Author(s): Bartemes KR, Iijima K, Kobayashi T, Kephart GM, McKenzie AN,
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Abstract Innate immunity provides the first line of response to invading pathogens and a variety of environmental insults. Recent studies identified novel subsets of innate lymphoid cells that are capable of mediating immune responses in mucosal organs. In this paper, we describe a subset of lymphoid cells that is involved in innate type 2 immunity in the lungs. Airway exposure of naive BALB/c or C57BL/6J mice to IL-33 results in a rapid (<12 h) production of IL-5 and IL-13 and marked airway eosinophilia independently of adaptive immunity. In the lungs of nonsensitized naive mice, IL-33-responsive cells were identified that have a lymphoid morphology, lack lineage markers, highly express CD25, CD44, Thy1.2, ICOS, Sca-1, and IL-7Rα (i.e., Lin(-)CD25(+)CD44(hi) lymphoid cells), and require IL-7Rα for their development. Airway exposure of naive mice to a clinically relevant ubiquitous fungal allergen, Alternaria alternata, increases bronchoalveolar lavage levels of IL-33, followed by IL-5 and IL-13 production and airway eosinophilia without T or B cells. This innate type 2 response to the allergen is nearly abolished in mice deficient in IL-33R (i.e., ST2), and the Lin(-)CD25(+)CD44(hi) lymphoid cells in the lungs are required and sufficient to mediate the response. Thus, a subset of innate immune cells that responds to IL-33 and vigorously produces Th2-type cytokines is present in mouse lungs. These cells may provide a novel mechanism for type 2 immunity in the airways and induction of allergic airway diseases such as asthma.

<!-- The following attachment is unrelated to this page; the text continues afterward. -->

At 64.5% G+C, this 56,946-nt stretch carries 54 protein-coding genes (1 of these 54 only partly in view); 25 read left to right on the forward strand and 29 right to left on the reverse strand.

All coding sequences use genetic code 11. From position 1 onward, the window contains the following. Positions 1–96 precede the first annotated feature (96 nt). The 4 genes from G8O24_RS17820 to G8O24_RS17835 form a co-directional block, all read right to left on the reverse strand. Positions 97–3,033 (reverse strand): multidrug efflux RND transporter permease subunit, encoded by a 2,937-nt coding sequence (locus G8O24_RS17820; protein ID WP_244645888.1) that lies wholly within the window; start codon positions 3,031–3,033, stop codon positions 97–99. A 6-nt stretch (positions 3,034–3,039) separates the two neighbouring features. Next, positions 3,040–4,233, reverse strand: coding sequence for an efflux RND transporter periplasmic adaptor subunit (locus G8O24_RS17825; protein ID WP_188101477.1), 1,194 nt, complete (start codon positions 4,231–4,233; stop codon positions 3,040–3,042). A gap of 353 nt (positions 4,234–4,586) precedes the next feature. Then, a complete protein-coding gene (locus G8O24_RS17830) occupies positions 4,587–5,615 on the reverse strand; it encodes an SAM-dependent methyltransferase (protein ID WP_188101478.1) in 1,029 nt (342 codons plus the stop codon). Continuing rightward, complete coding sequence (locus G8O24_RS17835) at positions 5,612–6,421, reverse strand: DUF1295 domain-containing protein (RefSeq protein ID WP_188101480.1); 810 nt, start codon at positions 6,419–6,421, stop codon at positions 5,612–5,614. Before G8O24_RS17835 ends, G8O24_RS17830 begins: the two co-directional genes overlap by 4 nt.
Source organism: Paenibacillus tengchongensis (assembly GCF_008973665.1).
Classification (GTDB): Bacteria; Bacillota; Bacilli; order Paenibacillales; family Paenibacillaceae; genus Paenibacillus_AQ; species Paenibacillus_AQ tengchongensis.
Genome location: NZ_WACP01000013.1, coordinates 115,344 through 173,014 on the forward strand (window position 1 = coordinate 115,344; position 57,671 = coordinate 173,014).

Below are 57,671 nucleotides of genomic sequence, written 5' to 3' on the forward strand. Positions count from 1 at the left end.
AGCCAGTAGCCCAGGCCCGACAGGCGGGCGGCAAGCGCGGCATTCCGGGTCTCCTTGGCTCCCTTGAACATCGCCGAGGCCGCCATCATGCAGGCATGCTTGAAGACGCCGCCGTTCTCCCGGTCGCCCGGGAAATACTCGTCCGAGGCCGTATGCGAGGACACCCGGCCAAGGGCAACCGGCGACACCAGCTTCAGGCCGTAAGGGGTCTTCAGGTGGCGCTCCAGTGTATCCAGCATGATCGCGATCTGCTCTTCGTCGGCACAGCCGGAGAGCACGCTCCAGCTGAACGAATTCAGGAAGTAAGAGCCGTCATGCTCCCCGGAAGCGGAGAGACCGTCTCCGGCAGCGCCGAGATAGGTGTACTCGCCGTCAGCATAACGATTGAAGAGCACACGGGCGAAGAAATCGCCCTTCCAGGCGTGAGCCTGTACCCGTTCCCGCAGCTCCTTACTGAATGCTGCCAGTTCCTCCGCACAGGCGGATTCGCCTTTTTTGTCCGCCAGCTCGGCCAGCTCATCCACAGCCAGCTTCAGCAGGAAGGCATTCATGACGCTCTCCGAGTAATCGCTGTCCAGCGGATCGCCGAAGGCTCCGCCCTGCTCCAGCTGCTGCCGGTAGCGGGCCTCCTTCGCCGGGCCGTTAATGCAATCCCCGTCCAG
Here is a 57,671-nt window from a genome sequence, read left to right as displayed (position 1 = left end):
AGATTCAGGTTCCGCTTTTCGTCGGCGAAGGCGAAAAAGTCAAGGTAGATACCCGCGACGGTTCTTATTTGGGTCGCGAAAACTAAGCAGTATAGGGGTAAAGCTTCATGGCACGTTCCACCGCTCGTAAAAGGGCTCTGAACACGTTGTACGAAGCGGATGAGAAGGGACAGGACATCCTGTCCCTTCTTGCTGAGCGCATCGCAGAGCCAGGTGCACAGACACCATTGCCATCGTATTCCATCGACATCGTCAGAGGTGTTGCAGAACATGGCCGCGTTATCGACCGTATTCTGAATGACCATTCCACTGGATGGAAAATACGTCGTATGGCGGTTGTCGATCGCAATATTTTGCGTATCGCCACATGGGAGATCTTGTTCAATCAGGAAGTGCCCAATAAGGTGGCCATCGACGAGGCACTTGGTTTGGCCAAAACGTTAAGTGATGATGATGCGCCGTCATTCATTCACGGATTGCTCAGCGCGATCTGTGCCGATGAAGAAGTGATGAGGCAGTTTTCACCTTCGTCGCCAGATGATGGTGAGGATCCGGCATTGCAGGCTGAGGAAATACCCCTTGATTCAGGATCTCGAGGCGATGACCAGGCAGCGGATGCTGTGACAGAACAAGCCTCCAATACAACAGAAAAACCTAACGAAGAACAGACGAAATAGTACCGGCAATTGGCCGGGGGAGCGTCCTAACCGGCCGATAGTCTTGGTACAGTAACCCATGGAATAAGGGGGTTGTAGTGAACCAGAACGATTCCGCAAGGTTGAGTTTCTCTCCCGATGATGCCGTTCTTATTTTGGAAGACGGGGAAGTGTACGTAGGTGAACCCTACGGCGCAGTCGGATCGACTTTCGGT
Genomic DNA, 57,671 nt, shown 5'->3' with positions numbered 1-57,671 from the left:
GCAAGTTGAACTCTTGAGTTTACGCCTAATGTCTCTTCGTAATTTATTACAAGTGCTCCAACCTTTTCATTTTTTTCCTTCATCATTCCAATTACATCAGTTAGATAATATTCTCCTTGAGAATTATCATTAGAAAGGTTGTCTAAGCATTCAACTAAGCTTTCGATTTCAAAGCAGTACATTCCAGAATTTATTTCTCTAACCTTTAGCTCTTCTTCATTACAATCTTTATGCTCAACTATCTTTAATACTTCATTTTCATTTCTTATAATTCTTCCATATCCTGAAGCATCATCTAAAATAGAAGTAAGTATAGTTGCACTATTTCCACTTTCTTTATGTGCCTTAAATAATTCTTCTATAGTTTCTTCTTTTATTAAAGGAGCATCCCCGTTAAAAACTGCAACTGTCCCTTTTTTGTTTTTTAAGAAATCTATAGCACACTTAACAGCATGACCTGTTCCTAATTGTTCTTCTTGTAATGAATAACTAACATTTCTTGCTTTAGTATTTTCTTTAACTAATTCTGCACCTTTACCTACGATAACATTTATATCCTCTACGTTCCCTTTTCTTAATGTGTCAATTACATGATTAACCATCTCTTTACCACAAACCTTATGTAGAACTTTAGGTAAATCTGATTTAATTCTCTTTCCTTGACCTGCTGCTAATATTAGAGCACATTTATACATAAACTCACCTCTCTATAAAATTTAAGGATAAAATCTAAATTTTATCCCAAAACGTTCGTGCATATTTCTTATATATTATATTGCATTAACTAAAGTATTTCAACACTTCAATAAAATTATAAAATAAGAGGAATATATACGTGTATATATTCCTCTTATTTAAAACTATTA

This article was published in J Immunol
and referenced in Journal of Clinical & Cellular Immunology